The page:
Tuesday, November 3, 2015

A Little Reminder

The day before Halloween, my son's class had a day-long Halloween party. The teacher told the kids they could dress up, and the parents were sent an email reminder the night before. When I dropped off my son T at school in his storm trooper outfit, he was greeted by an Iron Man, Elsa, a unicorn fairy, a baseball player, and a host of other luminaries in miniature sizes.

After some effort, I huddled his class together to take some group photos. The little ones were giggling and squealing at each other, the way six-year-olds do. I took a few photos before the kids ran off to chase each other around the playground.

As I turned around to grab my three-year old daughter to make my way out, I noticed one of the girls from his class. She was sitting by herself on the bench, her shoulders hunched, heaving up and down, her hands cupping her face, and her eyes flooded with tears. I knelt down to ask her what was wrong, and she stammered through her sobs that she didn't have a costume. No one else saw her except for another mom standing nearby. We met eyes, and I knew she felt as heart-broken for this little girl as I did.

I grabbed my daughter to get her to her school in time for her party. As I scurried toward the car with my daughter in my arms, I could not get little Diana out of my head. I wondered what her parents were like. I had met a lot of other parents in the class, but not hers. I wondered if they were one of the two parents who didn't have an email address. I also wondered if they worked long hours and whether the family celebrated Halloween.

I had about twenty minutes to get my daughter to her school. As I buckled her in, I ran through the list of stores in the area and realized that CVS would be open. Surely, they sold costumes even if the choices were limited. I did the calculation in my head. If I drove to CVS, that would take five minutes. And if I carried S and didn't let her roam in the store, maybe we could be out of there in five minutes. That gave me ten minutes to drive back to the elementary school, drop off the costume, and then drive my daughter to her school. I was so used to rushing with the kids in the morning that I had to remind myself that being late to preschool was okay.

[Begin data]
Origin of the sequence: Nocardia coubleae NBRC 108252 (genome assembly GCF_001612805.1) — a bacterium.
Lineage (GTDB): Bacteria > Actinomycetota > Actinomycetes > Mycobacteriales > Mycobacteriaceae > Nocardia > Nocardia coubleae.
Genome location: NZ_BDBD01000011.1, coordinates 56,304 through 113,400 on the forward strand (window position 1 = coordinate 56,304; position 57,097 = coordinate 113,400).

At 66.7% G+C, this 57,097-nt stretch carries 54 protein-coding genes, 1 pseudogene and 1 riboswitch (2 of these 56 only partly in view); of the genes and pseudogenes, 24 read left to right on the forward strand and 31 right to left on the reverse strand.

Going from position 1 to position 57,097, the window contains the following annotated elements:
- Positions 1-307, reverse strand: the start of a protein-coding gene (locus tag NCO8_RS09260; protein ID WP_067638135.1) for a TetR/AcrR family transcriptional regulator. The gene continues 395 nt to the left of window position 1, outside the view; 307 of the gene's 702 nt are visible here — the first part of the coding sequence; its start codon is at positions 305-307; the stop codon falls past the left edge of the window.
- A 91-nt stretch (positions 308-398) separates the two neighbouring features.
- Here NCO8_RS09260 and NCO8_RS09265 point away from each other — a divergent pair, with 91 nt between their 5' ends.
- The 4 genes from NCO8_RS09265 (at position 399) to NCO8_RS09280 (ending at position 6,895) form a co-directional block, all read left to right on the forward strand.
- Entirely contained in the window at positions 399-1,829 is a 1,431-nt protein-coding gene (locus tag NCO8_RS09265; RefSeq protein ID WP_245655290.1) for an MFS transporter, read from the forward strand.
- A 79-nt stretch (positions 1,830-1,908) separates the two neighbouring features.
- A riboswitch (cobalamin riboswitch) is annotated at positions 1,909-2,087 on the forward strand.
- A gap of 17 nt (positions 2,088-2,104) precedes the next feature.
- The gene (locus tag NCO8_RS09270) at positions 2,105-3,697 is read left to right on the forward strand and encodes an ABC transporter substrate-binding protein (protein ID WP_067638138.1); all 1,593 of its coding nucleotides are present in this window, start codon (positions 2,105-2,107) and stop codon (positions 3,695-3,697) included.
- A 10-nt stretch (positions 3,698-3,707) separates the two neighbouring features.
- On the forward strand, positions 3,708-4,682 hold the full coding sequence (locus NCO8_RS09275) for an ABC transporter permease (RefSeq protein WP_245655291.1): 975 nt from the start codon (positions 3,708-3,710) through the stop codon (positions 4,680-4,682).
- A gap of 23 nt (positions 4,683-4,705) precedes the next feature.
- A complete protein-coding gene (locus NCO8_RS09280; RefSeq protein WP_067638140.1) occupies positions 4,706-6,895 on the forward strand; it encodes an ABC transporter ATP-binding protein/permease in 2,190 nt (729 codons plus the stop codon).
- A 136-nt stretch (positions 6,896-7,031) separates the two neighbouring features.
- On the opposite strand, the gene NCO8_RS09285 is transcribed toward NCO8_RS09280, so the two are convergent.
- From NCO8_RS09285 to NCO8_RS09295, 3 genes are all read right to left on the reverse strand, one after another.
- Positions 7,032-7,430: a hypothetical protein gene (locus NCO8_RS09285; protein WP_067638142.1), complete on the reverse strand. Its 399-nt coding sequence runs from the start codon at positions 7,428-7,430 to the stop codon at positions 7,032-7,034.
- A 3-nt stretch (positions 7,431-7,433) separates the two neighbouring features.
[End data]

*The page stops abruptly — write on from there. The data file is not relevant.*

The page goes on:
As I was driving toward CVS, I saw the Halloween store that we had just visited a couple of days ago. I knew they had an array of costumes. At the red light, I called the store to see if they were open. A young lady answered and said the store wouldn't be open for another 20 minutes. I pleaded with her and asked if she could make an exception for me. She got off the phone to talk to her manager and finally came back to say that she would let us in.

I u-turned the car, and parked as close as I could to the store entrance. I grabbed S out of her seat, and said, "Let's go get Diana a costume!"

She was so excited. She said, "Yeah, Mom! We can give it to her and say, 'Diana, this is for you!'" 

We rushed down the aisles looking for the kids' section. We finally found the row of little girl dresses. I grabbed the first poofy dress that looked about her size, plunked down my credit card, and thanked the cashier profusely. Then it was back to school.

I parked again, grabbed S out, and then we sprinted toward the school, the Cinderella dress blowing in my hand. We signed in at the front desk and rushed out to the playground where the kids were still gathered for their costume parade. I found one of the parents from the class and practically threw the dress at her.

"This is for Diana! Gotta go!"

S and I ran back to our car and rushed to her school. We were just ten minutes late.

Later, one of the moms who was volunteering in T's class texted me to say that Diana was thrilled with her costume.

The day after, at our friends' Halloween party, I recounted the events. My friend's dad, who was listening quietly, started nodding along. His eyes softened as he said, "She'll remember that when she's grown up."

When I dismissed his comment with a retort that she's only six-years-old, he said, "No, I know because I was one of those kids. And I remember every time someone did something nice for me."

Maybe she'll remember or maybe she won't. But I'll remember it -- as the day I played the role of the fairy godmother and how magical it felt.


  1. She will absolutely remember this (and even the smallest gesture can have a lot of impact in someone's life)!

  2. That's fantastic that you not only thought of acting, but actually did it. There are plenty of good reasons you could have used to not act - don't want to be late, don't want to offend parents, maybe you won't find something in time - but you were inspired to act, and did! I'm sure the girl was thrilled. And you've reminded me that thinking and acting are two different things. And when you're inspired to do something good, sometimes you need to stop making excuses and just do it. Your friend's dad saying that just reaffirms that you did the right thing and it made a difference.